If it’s comfort food you are after, there are few better options than gnocchi.
These little pillows of deliciousness deliver satisfaction in ways that a mound of pasta could only dream of. They have a dense chewiness and a slightly sticky texture that holds onto whatever sauce they are coated in making each one a ferocious nugget of flavour.
They almost invite you into the bowl like tiny carbohydrate Sirens, their sweet song beckoning you further and further to the bottom of the pile until you inevitably collapse in a misty fug as the last one makes its way down your throat.
Cue belly rubbing, sighs of satisfaction and the inability to move as 90% of your body’s blood rushes to your stomach as it begins fighting its way through the wheat/potato onslaught that has just descended.
The only option is to sit very still, sip the final inch of red wine that was sitting innocently in the bottle – a chianti would suit nicely – and fall into a merry doze on the sofa as mindless brain candy plays its way across your television screen. Happiness descends. Winter isn’t that bad after all.
Potato Gnocchi with tomato, chilli and oregano
Like bread baking, the secret to successful gnocchi is instinctive. Play around with the dough and I guarantee you will just ‘know’ when it’s ready. Not too sticky, not too dense and easy to roll. Make the sauce whilst the gnocchi are resting in the fridge.
Precise measurements rarely work for this type of cooking, it’s better to think in terms of ratios and various flours and potatoes behave very differently. As such there is no recipe here, merely a rough method.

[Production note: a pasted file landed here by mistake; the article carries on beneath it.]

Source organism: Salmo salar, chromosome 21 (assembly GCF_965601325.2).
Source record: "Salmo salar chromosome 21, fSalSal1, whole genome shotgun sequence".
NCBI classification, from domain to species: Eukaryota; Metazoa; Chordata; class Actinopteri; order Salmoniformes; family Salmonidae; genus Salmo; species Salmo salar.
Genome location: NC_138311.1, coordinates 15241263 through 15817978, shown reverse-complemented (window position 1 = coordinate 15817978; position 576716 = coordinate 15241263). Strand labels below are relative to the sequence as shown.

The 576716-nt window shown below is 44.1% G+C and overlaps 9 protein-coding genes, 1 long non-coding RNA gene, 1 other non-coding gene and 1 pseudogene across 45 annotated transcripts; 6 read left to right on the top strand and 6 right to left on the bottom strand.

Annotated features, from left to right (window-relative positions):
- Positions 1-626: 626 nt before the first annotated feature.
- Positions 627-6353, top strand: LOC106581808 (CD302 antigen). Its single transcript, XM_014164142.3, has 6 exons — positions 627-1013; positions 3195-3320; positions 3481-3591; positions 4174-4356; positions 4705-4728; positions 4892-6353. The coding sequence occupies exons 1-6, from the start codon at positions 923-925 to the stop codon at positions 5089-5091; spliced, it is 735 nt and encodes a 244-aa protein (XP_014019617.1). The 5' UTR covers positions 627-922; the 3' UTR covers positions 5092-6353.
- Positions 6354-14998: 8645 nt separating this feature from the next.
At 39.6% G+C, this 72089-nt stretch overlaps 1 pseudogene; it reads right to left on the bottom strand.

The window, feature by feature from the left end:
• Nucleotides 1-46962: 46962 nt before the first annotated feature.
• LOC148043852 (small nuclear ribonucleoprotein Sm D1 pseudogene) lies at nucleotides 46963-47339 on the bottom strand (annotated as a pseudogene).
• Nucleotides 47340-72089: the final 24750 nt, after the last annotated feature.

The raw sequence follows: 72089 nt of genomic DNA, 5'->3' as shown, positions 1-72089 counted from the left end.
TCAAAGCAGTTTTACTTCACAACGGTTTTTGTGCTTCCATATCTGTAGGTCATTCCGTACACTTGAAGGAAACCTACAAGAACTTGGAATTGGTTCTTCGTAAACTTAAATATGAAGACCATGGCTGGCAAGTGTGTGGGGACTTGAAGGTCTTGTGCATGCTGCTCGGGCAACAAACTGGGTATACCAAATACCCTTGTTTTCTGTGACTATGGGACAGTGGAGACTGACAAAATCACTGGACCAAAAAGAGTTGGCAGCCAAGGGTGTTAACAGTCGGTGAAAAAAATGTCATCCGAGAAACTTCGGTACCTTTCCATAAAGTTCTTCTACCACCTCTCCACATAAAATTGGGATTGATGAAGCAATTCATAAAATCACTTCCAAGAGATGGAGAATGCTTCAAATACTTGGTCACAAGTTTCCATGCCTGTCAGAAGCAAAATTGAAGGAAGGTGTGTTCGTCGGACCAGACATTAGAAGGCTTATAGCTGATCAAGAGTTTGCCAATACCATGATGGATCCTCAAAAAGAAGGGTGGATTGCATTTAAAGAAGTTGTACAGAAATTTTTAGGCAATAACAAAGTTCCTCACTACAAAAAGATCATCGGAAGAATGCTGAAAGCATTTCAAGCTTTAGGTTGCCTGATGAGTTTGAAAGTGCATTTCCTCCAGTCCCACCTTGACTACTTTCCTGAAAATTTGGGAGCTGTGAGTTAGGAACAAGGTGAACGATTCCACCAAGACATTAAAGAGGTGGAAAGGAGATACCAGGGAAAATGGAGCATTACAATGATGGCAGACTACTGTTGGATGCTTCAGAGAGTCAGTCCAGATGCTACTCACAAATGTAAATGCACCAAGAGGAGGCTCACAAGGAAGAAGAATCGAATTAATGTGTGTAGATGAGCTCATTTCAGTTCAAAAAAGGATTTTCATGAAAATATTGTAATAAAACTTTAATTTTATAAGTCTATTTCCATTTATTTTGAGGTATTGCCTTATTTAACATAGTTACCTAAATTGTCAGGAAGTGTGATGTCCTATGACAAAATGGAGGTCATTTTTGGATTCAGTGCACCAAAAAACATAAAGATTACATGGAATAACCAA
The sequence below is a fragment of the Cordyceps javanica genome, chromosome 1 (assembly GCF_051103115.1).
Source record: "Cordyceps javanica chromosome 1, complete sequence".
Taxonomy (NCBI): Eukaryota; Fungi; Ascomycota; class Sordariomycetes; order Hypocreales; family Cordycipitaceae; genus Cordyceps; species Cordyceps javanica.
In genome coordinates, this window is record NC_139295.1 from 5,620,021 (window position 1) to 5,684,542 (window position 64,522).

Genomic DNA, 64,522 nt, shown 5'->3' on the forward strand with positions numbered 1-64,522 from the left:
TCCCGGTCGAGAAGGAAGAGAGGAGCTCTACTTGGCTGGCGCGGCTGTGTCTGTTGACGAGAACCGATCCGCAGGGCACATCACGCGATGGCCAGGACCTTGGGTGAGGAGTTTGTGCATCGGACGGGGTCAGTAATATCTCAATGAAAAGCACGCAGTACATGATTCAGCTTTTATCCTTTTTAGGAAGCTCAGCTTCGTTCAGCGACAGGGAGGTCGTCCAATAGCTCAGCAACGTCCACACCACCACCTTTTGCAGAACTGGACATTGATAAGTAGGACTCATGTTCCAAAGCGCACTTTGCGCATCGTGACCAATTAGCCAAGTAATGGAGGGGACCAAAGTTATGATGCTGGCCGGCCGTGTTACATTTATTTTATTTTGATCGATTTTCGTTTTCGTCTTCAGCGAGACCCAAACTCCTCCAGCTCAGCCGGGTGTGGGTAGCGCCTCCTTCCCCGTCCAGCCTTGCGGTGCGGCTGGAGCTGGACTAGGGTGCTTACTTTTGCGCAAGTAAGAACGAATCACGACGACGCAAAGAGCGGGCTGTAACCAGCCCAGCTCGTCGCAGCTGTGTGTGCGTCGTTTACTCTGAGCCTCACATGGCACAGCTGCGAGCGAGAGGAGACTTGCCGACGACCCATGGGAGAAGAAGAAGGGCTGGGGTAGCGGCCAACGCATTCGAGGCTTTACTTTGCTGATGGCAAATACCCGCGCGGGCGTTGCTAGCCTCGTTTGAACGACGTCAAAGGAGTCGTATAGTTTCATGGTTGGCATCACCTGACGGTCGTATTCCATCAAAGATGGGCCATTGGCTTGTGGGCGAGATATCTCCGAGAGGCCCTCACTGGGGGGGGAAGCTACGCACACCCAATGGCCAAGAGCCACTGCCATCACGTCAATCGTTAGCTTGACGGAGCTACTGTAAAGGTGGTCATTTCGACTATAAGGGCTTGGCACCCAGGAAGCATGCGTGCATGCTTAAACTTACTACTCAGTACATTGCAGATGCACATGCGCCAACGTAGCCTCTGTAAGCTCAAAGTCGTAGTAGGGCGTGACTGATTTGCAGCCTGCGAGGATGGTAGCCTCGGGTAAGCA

Bake a large potato for an hour or so until the insides are light, steaming and fluffier than Paris Hilton’s bedspread. Scoop out the innards and let it cool in a bowl.
Weigh out how much potato you have and add 20% by weight of plain flour (example, for the dunces, if you have 200g potato, use 40g plain flour). Keep some aside for dusting and rolling.
Add an egg (roughly one egg per two potatoes)) and some salt. Mix well with your hands and knead into a pliable dough. If it’s too sticky just work more flour into it but go easy.
For rolling out the gnocchi, I find the easiest way is to divide the dough in two and roll until it becomes unmanageably long. Divide again and continue rolling, repeating the process until your dough sausage is about as thick as a plumber’s forefinger. Split into half inch sized pieces and place on a floured tray. Cover with a damp towel and refrigerate.
For the sauce, heat a generous sluice of olive oil in a frying pan, add a clove of garlic, gently biffed with the side of a knife (leave it whole so you can fish it out later) and a finely chopped chilli, heat dependent on your preference. Allow the two to flavour the oil then pour in some passata. Season with salt, pepper and oregano and allow to bubble away for 15 minutes.
Bring a large pan of salted water to the boil and drop in the gnocchi. Rather helpfully they will rise to the surface when cooked so you can easily fish them out with a slotted spoon straight into the waiting sauce. Stir, serve, eat and sleep.
Oh, and keep those potato skins…(recipe to follow).